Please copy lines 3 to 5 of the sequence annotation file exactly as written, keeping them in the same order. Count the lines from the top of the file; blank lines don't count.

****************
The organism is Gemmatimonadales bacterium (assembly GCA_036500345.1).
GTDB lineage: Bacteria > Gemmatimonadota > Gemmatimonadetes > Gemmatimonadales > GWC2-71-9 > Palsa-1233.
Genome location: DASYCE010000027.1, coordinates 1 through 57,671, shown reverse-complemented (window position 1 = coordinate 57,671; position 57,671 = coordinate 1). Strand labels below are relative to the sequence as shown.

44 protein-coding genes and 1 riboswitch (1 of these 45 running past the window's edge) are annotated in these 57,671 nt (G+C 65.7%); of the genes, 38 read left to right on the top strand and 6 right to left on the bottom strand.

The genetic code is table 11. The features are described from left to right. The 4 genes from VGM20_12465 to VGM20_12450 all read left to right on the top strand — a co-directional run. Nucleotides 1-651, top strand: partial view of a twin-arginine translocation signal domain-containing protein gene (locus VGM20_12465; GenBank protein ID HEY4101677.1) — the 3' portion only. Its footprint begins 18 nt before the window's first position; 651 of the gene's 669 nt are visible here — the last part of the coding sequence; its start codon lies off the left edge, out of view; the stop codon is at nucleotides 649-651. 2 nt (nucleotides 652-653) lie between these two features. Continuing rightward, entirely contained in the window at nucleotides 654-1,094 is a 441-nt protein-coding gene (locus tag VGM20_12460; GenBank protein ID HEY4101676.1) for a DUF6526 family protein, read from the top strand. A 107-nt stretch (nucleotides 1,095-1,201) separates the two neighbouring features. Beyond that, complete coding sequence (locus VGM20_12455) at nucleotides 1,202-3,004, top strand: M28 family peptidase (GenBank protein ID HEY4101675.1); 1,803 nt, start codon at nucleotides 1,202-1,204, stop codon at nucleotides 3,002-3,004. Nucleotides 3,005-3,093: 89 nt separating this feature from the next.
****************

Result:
Genome location: DASYCE010000027.1, coordinates 1 through 57,671, shown reverse-complemented (window position 1 = coordinate 57,671; position 57,671 = coordinate 1). Strand labels below are relative to the sequence as shown.

44 protein-coding genes and 1 riboswitch (1 of these 45 running past the window's edge) are annotated in these 57,671 nt (G+C 65.7%); of the genes, 38 read left to right on the top strand and 6 right to left on the bottom strand.

The genetic code is table 11. The features are described from left to right. The 4 genes from VGM20_12465 to VGM20_12450 all read left to right on the top strand — a co-directional run. Nucleotides 1-651, top strand: partial view of a twin-arginine translocation signal domain-containing protein gene (locus VGM20_12465; GenBank protein ID HEY4101677.1) — the 3' portion only. Its footprint begins 18 nt before the window's first position; 651 of the gene's 669 nt are visible here — the last part of the coding sequence; its start codon lies off the left edge, out of view; the stop codon is at nucleotides 649-651. 2 nt (nucleotides 652-653) lie between these two features. Continuing rightward, entirely contained in the window at nucleotides 654-1,094 is a 441-nt protein-coding gene (locus tag VGM20_12460; GenBank protein ID HEY4101676.1) for a DUF6526 family protein, read from the top strand. A 107-nt stretch (nucleotides 1,095-1,201) separates the two neighbouring features. Beyond that, complete coding sequence (locus VGM20_12455) at nucleotides 1,202-3,004, top strand: M28 family peptidase (GenBank protein ID HEY4101675.1); 1,803 nt, start codon at nucleotides 1,202-1,204, stop codon at nucleotides 3,002-3,004. Nucleotides 3,005-3,093: 89 nt separating this feature from the next.